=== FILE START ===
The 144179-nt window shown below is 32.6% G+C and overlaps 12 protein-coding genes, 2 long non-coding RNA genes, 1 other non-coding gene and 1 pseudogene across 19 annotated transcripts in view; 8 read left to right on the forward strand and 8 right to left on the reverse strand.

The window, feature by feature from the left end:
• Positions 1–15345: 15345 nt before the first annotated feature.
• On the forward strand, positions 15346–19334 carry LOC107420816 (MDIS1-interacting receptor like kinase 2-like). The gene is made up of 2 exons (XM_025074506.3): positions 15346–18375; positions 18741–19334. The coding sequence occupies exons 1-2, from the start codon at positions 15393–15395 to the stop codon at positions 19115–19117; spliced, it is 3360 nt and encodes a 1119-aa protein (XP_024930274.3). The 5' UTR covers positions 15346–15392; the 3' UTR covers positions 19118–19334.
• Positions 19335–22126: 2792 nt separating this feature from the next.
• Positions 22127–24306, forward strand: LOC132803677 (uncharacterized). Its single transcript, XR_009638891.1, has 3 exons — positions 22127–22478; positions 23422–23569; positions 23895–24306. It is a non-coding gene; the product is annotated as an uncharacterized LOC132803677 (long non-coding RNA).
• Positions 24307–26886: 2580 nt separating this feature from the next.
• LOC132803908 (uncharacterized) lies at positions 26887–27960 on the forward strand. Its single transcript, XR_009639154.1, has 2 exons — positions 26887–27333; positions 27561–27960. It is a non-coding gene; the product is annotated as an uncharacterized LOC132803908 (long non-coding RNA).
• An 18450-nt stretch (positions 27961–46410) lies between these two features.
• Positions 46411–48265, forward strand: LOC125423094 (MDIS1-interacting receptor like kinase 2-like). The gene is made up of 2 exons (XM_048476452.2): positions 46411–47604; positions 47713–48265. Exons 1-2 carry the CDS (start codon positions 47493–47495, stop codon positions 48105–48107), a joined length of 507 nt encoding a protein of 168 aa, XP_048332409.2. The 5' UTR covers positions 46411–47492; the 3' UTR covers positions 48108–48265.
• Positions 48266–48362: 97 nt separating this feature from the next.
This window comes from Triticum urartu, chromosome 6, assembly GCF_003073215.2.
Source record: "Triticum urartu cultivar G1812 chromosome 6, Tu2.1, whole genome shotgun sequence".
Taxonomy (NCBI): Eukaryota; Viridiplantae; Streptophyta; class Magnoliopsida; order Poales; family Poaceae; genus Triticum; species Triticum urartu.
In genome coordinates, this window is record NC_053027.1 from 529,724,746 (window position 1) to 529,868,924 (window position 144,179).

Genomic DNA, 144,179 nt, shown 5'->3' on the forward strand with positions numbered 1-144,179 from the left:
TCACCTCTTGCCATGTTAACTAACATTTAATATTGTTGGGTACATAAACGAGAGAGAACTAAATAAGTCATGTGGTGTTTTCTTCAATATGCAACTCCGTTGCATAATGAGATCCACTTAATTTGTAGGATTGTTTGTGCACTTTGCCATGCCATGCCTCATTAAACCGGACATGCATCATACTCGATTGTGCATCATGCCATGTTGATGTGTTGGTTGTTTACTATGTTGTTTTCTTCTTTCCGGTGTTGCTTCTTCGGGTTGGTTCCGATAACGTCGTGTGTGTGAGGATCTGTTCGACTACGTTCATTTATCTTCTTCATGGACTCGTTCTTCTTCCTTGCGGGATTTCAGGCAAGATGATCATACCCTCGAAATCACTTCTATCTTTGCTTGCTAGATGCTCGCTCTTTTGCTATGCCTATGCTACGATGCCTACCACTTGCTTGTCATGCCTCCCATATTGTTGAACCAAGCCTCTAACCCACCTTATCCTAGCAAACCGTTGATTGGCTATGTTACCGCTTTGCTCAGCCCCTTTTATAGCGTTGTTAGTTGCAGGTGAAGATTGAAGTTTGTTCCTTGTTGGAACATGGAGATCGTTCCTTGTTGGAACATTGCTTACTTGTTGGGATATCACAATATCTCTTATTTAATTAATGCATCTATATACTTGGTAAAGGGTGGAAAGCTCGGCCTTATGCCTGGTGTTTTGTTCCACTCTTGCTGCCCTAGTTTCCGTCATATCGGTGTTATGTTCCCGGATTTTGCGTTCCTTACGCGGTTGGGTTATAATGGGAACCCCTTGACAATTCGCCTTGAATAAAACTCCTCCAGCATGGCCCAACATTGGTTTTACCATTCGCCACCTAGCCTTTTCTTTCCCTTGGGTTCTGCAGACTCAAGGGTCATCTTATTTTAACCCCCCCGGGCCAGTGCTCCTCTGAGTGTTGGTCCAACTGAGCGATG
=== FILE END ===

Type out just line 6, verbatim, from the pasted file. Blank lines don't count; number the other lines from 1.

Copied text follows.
• Positions 22127–24306, forward strand: LOC132803677 (uncharacterized). Its single transcript, XR_009638891.1, has 3 exons — positions 22127–22478; positions 23422–23569; positions 23895–24306. It is a non-coding gene; the product is annotated as an uncharacterized LOC132803677 (long non-coding RNA).